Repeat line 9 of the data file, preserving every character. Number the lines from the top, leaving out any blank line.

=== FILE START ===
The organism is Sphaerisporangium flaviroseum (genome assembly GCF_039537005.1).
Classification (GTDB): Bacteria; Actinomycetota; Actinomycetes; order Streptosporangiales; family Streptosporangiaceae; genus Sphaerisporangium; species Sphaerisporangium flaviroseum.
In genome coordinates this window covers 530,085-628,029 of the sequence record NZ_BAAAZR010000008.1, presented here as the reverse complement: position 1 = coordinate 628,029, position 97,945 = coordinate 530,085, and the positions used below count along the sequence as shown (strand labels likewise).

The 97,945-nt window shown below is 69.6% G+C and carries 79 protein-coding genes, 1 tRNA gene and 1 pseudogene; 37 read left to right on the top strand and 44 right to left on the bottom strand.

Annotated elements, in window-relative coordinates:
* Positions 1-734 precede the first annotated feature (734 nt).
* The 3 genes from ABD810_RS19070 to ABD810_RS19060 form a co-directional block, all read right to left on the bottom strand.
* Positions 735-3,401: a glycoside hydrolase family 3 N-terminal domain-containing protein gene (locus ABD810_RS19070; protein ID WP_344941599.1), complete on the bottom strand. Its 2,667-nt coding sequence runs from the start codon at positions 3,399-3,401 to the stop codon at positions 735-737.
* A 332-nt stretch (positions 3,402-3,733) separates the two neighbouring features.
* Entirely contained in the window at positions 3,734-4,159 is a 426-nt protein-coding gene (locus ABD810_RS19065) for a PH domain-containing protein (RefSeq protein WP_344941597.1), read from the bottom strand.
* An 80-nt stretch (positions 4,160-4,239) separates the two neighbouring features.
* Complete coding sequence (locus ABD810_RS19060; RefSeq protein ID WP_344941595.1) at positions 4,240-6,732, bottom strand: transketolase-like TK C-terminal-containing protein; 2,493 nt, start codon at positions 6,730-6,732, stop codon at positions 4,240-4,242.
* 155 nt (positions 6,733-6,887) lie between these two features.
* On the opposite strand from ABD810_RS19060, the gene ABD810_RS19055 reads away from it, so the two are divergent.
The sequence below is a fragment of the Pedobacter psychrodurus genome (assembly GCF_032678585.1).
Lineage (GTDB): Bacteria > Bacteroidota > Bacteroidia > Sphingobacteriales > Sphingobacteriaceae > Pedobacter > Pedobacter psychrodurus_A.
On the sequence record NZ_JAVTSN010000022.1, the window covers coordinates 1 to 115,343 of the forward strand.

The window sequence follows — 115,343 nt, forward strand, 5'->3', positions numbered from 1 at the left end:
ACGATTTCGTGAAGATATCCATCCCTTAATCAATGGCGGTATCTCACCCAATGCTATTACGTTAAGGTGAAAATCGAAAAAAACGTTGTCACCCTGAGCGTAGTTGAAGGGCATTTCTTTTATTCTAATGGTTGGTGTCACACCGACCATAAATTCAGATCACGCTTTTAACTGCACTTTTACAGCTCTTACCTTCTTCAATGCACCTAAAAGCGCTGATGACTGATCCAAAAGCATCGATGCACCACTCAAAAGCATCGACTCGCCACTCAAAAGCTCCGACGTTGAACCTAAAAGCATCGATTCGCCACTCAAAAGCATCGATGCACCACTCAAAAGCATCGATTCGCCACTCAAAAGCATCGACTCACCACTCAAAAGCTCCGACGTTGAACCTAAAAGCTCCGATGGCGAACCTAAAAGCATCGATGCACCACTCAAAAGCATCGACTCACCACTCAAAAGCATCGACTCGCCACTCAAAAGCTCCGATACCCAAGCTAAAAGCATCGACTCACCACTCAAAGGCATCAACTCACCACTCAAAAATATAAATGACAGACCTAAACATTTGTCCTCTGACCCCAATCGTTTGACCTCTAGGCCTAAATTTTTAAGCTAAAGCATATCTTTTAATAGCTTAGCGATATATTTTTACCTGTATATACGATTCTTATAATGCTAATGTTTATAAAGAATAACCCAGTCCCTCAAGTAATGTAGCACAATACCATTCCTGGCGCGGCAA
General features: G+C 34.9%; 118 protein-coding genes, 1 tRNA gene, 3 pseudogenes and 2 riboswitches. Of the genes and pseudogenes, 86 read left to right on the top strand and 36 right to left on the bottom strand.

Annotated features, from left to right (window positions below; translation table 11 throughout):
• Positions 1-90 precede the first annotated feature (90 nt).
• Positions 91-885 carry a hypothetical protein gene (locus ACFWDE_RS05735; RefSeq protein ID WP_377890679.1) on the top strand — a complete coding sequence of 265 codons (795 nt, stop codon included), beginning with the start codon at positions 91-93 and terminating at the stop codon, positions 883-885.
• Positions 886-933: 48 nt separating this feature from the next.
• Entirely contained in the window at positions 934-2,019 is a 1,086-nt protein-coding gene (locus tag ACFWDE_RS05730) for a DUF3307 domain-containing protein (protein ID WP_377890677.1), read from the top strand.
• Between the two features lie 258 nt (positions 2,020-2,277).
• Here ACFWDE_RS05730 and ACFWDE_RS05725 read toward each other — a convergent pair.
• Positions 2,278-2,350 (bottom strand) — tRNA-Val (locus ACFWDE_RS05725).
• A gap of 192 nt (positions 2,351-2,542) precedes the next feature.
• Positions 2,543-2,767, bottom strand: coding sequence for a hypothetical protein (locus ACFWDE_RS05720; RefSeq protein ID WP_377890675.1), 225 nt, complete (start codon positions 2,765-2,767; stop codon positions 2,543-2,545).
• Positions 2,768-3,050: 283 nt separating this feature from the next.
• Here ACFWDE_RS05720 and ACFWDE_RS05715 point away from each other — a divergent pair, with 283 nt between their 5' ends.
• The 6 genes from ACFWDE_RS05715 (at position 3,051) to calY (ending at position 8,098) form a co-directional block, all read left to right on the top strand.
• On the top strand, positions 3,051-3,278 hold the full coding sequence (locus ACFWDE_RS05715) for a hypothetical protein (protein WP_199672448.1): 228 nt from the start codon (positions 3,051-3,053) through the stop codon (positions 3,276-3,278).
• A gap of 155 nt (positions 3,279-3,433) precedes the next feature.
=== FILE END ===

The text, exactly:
* A 332-nt stretch (positions 3,402-3,733) separates the two neighbouring features.